Censorship or Protection: Hart District’s Pause on Classic Books


Photo by Kelly Zarate

This year, the Hart District has put a pause to many beloved classic literature books due to the racial slurs and stereotypes portrayed.

For many years, Hart District students have been reading beloved classics like, Of Mice and Men, Huckleberry Finn, and To Kill a Mockingbird. These books are not being taught throughout the Hart District this year and whether they will make an appearance in next year’s curriculum is still uncertain. 

In an interview with Saugus English teacher, Andrea Molina, she explained that even though these books’ messages are against racism, many of them have racist depictions of African Americans and there is a constant use of racial slurs. She also stated that students could be damaged by having these racial slurs presented in a classroom or having these words thrown at them outside school. 

Molina explained that as a woman of Latina descent, she would prefer to have books written by women, different cultures, races, and ethnicities taught in the Hart District: “Even though Huckleberry Finn and To Kill A Mockingbird have great value to them, it is important for students to read literature with different perspectives.”

Currently, there is a committee working on the new standards for books that will be taught in the Hart District. If a book should not fall under the guidelines, then the book will not be taught. English teacher, Vilo Del Rio, is a member of the committee who explains “Various teachers from different schools high schools and junior highs are really doing a good effort in wanting to incorporate many voices into this situation. They have parents, students, and district personnel.” Although the criteria has not been created yet, the voices of many members of the Hart District are being heard to construct it. 

During interviews, both teachers shared their opinion on the pause of these classic books. Molina agrees with the pause on teaching these books because many of her students have experienced racism and have been named under the racial slurs that are constantly said throughout the books. She explains “The repetition of the n-word can be damaging to students,” which is why Molina stopped having her students read Huckleberry Finn years ago. 

When asked if the book pause was an act of censorship, she replied “The intention is not to censor, but to protect students and those who are experiencing racism in the classroom.” Although Molina agrees with the pause on these books, she believes that Huckleberry Finn and To Kill A Mockingbird are classic books with great messages for young adults. Her opinion clearly states that books that are taught in the Hart District should come from diverse perspectives of a variety of people.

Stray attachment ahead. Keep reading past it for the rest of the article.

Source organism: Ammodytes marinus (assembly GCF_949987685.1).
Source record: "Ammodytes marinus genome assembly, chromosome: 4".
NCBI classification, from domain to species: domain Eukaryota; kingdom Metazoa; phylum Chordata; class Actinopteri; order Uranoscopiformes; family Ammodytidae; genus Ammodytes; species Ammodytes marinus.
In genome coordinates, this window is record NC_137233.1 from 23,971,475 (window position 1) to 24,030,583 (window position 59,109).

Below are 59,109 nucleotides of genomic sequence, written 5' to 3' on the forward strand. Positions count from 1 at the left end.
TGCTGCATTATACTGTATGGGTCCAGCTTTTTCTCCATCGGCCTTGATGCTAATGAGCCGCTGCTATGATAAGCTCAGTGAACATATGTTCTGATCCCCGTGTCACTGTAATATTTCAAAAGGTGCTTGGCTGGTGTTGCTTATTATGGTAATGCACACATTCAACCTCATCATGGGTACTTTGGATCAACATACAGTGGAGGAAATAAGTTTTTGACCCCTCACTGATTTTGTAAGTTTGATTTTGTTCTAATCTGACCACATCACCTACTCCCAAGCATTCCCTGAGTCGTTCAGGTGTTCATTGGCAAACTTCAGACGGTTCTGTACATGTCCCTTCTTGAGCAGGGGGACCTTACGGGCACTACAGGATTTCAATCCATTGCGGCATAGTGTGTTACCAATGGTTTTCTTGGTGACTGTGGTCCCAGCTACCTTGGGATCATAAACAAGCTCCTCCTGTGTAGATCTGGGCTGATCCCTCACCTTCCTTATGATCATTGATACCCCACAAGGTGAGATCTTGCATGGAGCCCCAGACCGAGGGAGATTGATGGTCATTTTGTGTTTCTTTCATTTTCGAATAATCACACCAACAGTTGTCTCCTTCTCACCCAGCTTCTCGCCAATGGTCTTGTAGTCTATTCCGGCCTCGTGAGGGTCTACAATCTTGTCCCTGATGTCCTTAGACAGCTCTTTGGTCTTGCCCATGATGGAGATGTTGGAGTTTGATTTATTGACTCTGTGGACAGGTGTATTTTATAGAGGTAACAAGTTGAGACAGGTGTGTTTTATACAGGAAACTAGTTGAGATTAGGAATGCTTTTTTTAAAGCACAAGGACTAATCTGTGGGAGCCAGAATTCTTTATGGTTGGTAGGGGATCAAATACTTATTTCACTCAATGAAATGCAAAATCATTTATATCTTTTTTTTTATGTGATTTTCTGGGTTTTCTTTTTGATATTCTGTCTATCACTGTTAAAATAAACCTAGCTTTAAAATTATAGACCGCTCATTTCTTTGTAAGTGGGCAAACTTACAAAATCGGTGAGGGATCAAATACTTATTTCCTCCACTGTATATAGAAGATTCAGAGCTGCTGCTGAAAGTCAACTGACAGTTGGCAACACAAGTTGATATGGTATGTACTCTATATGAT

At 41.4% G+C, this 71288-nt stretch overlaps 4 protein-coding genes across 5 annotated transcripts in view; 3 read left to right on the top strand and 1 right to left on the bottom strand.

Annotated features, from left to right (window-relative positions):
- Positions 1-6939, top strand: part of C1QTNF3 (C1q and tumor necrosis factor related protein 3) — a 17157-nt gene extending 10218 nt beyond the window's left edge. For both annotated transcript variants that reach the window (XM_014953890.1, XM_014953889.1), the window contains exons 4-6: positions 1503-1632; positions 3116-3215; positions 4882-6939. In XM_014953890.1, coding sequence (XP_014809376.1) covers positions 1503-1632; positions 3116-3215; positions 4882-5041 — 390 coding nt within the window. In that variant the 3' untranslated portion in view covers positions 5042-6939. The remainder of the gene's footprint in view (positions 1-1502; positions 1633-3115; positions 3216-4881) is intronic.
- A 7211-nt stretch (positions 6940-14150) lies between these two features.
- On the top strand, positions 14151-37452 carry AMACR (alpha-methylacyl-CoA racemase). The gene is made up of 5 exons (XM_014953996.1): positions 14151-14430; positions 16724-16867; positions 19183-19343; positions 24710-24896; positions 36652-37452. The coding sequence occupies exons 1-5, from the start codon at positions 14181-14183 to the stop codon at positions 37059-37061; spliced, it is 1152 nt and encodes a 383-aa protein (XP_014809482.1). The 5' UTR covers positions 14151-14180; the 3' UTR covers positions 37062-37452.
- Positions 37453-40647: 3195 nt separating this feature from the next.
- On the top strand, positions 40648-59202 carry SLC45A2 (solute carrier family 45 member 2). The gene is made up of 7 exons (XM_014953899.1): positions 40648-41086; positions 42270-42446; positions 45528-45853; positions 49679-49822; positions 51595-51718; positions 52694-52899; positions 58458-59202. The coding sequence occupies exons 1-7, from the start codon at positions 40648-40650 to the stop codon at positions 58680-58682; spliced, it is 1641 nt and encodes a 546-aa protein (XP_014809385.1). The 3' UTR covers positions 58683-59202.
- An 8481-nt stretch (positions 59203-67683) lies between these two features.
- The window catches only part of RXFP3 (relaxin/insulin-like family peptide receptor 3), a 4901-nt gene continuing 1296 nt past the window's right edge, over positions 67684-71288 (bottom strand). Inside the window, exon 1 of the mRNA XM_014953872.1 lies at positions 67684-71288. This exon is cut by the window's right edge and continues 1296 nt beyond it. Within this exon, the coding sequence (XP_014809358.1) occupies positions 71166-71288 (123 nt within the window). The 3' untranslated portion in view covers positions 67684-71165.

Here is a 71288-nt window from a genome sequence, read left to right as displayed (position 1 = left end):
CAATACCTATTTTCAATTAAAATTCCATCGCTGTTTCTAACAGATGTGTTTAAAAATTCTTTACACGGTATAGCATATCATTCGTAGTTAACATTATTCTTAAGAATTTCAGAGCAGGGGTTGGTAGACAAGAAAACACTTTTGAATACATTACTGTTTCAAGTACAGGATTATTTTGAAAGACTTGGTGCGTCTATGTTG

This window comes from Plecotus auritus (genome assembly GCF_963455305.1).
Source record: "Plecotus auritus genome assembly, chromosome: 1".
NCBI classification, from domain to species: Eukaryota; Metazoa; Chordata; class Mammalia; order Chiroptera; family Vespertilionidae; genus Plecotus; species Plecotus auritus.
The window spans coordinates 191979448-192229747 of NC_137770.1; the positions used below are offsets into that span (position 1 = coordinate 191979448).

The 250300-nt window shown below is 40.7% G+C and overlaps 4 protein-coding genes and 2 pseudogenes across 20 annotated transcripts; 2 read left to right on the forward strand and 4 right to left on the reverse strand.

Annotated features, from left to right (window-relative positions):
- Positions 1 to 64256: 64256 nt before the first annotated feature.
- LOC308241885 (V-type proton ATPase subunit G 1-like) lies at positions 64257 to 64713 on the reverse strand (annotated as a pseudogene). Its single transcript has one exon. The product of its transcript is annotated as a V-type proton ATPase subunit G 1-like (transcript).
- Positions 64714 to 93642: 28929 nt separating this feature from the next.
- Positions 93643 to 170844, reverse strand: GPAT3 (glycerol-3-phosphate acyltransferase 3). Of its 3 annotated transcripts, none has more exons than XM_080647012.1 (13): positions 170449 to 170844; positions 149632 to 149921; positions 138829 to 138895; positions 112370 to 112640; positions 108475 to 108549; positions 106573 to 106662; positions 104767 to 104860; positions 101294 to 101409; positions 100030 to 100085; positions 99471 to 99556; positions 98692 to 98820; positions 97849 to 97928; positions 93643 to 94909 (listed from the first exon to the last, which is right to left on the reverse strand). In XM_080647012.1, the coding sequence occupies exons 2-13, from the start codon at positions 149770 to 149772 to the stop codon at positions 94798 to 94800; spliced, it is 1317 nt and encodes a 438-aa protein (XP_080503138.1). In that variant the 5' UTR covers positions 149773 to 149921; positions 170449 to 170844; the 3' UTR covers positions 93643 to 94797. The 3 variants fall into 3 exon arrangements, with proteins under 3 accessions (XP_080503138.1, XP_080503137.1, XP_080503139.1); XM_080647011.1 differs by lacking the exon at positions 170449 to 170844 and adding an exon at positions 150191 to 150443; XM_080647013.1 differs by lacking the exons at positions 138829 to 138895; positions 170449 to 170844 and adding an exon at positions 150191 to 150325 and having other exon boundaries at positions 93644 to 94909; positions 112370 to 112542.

On the other hand, Del Rio does not agree with the “book ban” and considers it as an act of censorship to a specific point: “It’s censored to a certain extent. It’s not an absolute censorship and I don’t think it’s a permanent censorship, but this year every freshman in the Hart District will be robbed from being taught from these masterpieces that actually teach the ugliness and injustice of racism. Skilled teachers have used these books to emphasize the importance of diversity and acceptance. As a Latino myself, I find it tragically ironic that no freshman this year will have these life-changing literary experiences with these masterpieces.” Del Rio believes that books with more diverse authors should get recognition in the Hart District curriculum, but getting rid of students To Kill A Mockingbird, Of Mice and Men, and Huckleberry Finn should not be taken out of the classroom in order to do so. 

Although Del Rio believes this is an act of censorship, he doesn’t believe that this is the intention of the Hart District: “I don’t believe they are blind since they’re not permanently censoring […] and then we will see if it will continue to be a book that is censored for students.” Del Rio claims that the books have not completely been taken out of schools. Therefore, it isn’t entirely an act of censorship. 

Even though students are not able to read these classic works of literature in the classroom, they are available in libraries in schools throughout the Hart District. In the future, students may not be reading Huckleberry Finn, To Kill A Mockingbird, or Of Mice and Men in the classroom but the District is not planning on removing these books from school libraries. Although there are many perspectives about the “book ban,” these collective works will be valued for years to come and can still be read by any student who has the desire.